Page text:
Why We Sleep: Book Review
If someone told you there was a magic pill that would reduce the risk of Alzheimer’s and cancer, reduce stress and anxiety, help you lose weight, and make you more attractive, wouldn’t you take it?
Work culture – especially in America teaches that the road to success and happiness is paved by the grind of a 50+ hour work week, 3 side hustles, and a 2 week “working vacation.” But I promise you this is a recipe for burn out.
While working from home, I’ve found it difficult to create a delineation between my work and private life. Somedays, between my work schedule as an engineer and my passion projects, it feels like I’m constantly working from when I wake up to when I fall asleep. I’ve always had trouble quieting the thoughts in my mind when it comes time to sleep, but bringing work home has dramatically increased this challenge.
I’ve tried meditation, but this never really clicked for me. Strategizing my daily schedule to optimize my sleep every night has been the most transformative habit in my overall productivity and wellbeing.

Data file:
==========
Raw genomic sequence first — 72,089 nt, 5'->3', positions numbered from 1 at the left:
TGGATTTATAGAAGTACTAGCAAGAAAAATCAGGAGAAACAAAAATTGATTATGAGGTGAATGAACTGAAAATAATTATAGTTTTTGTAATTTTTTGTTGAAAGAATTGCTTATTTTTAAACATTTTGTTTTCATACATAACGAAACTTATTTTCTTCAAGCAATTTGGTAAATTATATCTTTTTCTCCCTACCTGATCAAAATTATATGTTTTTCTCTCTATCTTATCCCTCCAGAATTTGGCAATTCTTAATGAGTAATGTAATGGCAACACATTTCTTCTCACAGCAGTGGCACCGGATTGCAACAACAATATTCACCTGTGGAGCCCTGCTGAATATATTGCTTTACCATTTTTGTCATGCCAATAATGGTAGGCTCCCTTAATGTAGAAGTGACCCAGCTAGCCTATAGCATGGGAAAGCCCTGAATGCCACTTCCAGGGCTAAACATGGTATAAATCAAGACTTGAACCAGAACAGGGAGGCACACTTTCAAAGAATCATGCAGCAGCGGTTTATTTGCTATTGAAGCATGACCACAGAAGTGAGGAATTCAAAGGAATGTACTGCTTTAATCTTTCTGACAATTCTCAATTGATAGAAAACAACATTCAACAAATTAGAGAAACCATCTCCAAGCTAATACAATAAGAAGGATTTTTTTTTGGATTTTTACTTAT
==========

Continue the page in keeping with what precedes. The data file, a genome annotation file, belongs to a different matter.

We all have a natural rhythm to our energy levels throughout the day, over the course of a month and year. If you are trying to force yourself to do something when you naturally have low energy, you will be unproductive. When you do something is instrumental to the quality of your work.
Working with the natural flow of my day helps me get more out of the day and feel happier since I don’t often feel like I’m fighting against my body’s natural rhythm.
Part of understanding this natural energy cycle is working with your natural sleep patterns. Creating the space in your day to shrug off the sleepiness in the morning and wind down from your day in the evening.
In doing so, you boost your productivity throughout the day and increase your sleep quality at night, which has the added benefit of enabling memory consolidation, allowing habit formation, and sprinkling a magic dust of health benefits over your life.
Why We Sleep by Matthew Walker had some fascinating background on human sleep habits from an evolutionary perspective – but if you want the short version and to know how you can get better rest at night, here are some action steps you can take.
How it Improved My Life
When I’ve been getting enough sleep, my emotional reasoning is …semi-logical, I’m better at handling my emotions as they come and act constructively. In other words, I’m less likely to last out at people when I’ve had a good night’s rest.
Achieving my emotional zen has two components.
- Doing activities throughout the day that add value to my life
- Refuel my batteries through sleep and constructive alone time
These two practices help me to be in a mental state where I can manage the challenges life throws at me.